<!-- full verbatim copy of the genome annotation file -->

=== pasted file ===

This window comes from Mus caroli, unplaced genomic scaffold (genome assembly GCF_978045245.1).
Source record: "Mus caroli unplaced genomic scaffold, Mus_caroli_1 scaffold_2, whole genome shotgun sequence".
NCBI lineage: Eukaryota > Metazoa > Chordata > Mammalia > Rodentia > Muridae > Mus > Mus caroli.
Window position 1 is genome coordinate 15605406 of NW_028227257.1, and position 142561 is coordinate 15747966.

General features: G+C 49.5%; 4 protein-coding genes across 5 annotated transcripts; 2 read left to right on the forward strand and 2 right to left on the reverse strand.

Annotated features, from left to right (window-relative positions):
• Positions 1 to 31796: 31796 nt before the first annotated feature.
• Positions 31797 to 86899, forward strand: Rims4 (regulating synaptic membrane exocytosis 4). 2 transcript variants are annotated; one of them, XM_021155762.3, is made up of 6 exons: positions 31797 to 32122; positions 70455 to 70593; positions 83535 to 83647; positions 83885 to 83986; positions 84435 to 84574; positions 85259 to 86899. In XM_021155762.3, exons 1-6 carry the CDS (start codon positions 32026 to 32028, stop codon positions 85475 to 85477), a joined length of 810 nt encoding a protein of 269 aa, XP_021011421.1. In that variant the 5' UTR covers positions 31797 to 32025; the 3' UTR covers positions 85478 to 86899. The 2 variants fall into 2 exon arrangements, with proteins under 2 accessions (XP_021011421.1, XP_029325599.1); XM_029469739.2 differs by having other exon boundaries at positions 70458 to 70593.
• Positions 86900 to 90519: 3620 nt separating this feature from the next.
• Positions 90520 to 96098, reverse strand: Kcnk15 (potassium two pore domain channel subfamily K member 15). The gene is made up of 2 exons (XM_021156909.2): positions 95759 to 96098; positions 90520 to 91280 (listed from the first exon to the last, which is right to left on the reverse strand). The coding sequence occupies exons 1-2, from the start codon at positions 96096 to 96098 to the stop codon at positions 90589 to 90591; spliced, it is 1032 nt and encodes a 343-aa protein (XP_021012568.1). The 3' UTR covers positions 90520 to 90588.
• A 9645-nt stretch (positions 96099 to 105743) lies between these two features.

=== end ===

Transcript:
This window comes from Mus caroli, unplaced genomic scaffold (genome assembly GCF_978045245.1).
Source record: "Mus caroli unplaced genomic scaffold, Mus_caroli_1 scaffold_2, whole genome shotgun sequence".
NCBI lineage: Eukaryota > Metazoa > Chordata > Mammalia > Rodentia > Muridae > Mus > Mus caroli.
Window position 1 is genome coordinate 15605406 of NW_028227257.1, and position 142561 is coordinate 15747966.

General features: G+C 49.5%; 4 protein-coding genes across 5 annotated transcripts; 2 read left to right on the forward strand and 2 right to left on the reverse strand.

Annotated features, from left to right (window-relative positions):
• Positions 1 to 31796: 31796 nt before the first annotated feature.
• Positions 31797 to 86899, forward strand: Rims4 (regulating synaptic membrane exocytosis 4). 2 transcript variants are annotated; one of them, XM_021155762.3, is made up of 6 exons: positions 31797 to 32122; positions 70455 to 70593; positions 83535 to 83647; positions 83885 to 83986; positions 84435 to 84574; positions 85259 to 86899. In XM_021155762.3, exons 1-6 carry the CDS (start codon positions 32026 to 32028, stop codon positions 85475 to 85477), a joined length of 810 nt encoding a protein of 269 aa, XP_021011421.1. In that variant the 5' UTR covers positions 31797 to 32025; the 3' UTR covers positions 85478 to 86899. The 2 variants fall into 2 exon arrangements, with proteins under 2 accessions (XP_021011421.1, XP_029325599.1); XM_029469739.2 differs by having other exon boundaries at positions 70458 to 70593.
• Positions 86900 to 90519: 3620 nt separating this feature from the next.
• Positions 90520 to 96098, reverse strand: Kcnk15 (potassium two pore domain channel subfamily K member 15). The gene is made up of 2 exons (XM_021156909.2): positions 95759 to 96098; positions 90520 to 91280 (listed from the first exon to the last, which is right to left on the reverse strand). The coding sequence occupies exons 1-2, from the start codon at positions 96096 to 96098 to the stop codon at positions 90589 to 90591; spliced, it is 1032 nt and encodes a 343-aa protein (XP_021012568.1). The 3' UTR covers positions 90520 to 90588.
• A 9645-nt stretch (positions 96099 to 105743) lies between these two features.